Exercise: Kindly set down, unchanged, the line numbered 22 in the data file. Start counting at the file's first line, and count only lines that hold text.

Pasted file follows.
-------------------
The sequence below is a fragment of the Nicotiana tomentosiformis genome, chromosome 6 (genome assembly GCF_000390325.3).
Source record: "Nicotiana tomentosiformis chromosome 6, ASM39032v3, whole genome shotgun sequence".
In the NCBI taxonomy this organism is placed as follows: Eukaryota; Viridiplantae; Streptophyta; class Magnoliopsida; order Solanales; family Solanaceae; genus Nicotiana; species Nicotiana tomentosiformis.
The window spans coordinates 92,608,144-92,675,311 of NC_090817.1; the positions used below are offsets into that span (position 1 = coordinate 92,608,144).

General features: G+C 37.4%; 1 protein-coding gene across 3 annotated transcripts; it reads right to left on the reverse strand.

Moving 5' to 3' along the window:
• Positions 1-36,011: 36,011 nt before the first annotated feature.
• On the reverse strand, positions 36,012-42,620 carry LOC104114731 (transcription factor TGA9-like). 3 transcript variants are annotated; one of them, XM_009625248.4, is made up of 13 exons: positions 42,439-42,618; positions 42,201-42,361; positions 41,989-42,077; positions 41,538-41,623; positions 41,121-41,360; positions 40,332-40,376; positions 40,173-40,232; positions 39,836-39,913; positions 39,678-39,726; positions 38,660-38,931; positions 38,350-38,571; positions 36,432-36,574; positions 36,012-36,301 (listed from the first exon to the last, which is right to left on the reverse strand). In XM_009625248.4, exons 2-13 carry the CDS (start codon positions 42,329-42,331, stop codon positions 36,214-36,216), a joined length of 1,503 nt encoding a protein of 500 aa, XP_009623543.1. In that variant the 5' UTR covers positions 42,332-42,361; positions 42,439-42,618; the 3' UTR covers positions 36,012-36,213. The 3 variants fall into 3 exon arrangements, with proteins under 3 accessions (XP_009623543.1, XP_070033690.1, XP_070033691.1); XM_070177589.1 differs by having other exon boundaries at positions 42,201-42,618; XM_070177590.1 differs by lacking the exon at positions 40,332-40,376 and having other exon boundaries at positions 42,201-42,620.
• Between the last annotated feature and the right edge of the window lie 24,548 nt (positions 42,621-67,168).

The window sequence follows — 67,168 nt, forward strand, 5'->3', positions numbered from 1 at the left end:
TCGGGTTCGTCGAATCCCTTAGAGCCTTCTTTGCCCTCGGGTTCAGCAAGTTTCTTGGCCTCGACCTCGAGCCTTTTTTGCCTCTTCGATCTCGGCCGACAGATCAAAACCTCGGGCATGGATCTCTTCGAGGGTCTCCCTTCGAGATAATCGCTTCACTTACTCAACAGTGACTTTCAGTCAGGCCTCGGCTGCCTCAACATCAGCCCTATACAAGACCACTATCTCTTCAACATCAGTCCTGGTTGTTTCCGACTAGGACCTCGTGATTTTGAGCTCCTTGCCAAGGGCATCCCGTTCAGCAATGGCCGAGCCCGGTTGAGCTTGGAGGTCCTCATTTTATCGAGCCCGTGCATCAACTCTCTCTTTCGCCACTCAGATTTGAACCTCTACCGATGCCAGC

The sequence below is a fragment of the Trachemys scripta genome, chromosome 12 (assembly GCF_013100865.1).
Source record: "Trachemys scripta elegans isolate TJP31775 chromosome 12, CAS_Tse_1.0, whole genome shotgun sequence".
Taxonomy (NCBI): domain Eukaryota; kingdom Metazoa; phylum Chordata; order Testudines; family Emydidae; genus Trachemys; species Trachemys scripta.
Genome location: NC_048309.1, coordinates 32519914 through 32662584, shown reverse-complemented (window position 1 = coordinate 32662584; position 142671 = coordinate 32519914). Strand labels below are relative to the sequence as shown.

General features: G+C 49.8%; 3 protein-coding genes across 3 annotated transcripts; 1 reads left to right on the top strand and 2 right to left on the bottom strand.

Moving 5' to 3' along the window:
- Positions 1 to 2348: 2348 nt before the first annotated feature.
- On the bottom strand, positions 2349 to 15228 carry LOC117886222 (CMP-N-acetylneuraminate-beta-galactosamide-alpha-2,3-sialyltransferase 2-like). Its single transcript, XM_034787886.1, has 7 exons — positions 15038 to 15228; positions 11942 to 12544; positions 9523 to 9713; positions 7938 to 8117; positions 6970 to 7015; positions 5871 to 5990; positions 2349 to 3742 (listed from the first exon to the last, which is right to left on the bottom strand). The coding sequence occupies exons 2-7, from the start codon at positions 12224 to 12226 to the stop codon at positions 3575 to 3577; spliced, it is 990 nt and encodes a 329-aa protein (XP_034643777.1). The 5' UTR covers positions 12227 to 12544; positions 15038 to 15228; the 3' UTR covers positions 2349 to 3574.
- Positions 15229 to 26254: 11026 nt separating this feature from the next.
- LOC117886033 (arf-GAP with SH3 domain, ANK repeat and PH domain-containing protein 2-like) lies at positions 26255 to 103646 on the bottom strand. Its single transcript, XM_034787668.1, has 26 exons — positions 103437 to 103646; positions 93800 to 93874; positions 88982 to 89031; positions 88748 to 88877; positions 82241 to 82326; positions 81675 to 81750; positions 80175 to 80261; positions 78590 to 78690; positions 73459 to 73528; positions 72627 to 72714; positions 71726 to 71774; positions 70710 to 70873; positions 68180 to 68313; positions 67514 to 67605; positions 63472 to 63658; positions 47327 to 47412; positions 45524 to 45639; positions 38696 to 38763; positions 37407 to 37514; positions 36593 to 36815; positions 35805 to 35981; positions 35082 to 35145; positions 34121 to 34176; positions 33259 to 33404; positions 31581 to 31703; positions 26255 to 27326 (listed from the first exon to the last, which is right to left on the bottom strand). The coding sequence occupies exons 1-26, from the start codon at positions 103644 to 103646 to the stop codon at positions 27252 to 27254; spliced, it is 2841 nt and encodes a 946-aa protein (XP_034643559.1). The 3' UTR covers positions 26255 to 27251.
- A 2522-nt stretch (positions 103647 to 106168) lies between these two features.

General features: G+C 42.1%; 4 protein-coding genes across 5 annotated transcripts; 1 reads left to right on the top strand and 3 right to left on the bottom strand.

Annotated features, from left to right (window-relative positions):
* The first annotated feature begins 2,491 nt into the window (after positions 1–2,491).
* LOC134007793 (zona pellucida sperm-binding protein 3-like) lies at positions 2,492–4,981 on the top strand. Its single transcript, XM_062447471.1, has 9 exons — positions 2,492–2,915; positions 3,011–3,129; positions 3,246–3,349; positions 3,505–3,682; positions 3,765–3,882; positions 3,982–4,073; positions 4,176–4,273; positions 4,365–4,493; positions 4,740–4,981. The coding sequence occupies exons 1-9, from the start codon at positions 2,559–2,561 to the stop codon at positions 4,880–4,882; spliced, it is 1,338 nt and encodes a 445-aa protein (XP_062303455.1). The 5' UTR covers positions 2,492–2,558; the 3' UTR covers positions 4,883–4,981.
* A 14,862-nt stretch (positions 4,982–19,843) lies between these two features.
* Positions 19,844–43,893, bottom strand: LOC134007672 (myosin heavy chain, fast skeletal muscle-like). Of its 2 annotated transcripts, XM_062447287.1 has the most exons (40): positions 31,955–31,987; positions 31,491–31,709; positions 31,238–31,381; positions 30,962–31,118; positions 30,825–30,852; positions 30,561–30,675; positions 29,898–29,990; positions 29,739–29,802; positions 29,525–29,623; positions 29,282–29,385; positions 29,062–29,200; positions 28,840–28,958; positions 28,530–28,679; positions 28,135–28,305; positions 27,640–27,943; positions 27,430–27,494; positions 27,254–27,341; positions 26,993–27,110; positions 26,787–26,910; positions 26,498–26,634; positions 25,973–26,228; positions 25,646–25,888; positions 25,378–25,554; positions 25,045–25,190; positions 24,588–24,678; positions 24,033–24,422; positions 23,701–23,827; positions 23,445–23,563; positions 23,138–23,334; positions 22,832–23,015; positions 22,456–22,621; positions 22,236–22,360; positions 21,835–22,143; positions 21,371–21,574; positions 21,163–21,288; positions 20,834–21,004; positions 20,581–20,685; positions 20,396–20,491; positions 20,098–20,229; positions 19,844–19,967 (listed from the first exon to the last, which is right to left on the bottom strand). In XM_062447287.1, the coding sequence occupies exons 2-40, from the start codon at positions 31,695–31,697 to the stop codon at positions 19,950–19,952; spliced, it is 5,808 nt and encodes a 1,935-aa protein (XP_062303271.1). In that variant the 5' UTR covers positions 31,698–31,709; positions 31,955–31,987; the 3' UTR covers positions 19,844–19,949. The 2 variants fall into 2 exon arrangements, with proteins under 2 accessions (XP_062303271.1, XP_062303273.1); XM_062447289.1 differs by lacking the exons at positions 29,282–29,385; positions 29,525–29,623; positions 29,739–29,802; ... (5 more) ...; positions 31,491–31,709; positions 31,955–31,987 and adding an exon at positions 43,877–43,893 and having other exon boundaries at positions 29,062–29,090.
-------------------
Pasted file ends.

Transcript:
- A 2522-nt stretch (positions 103647 to 106168) lies between these two features.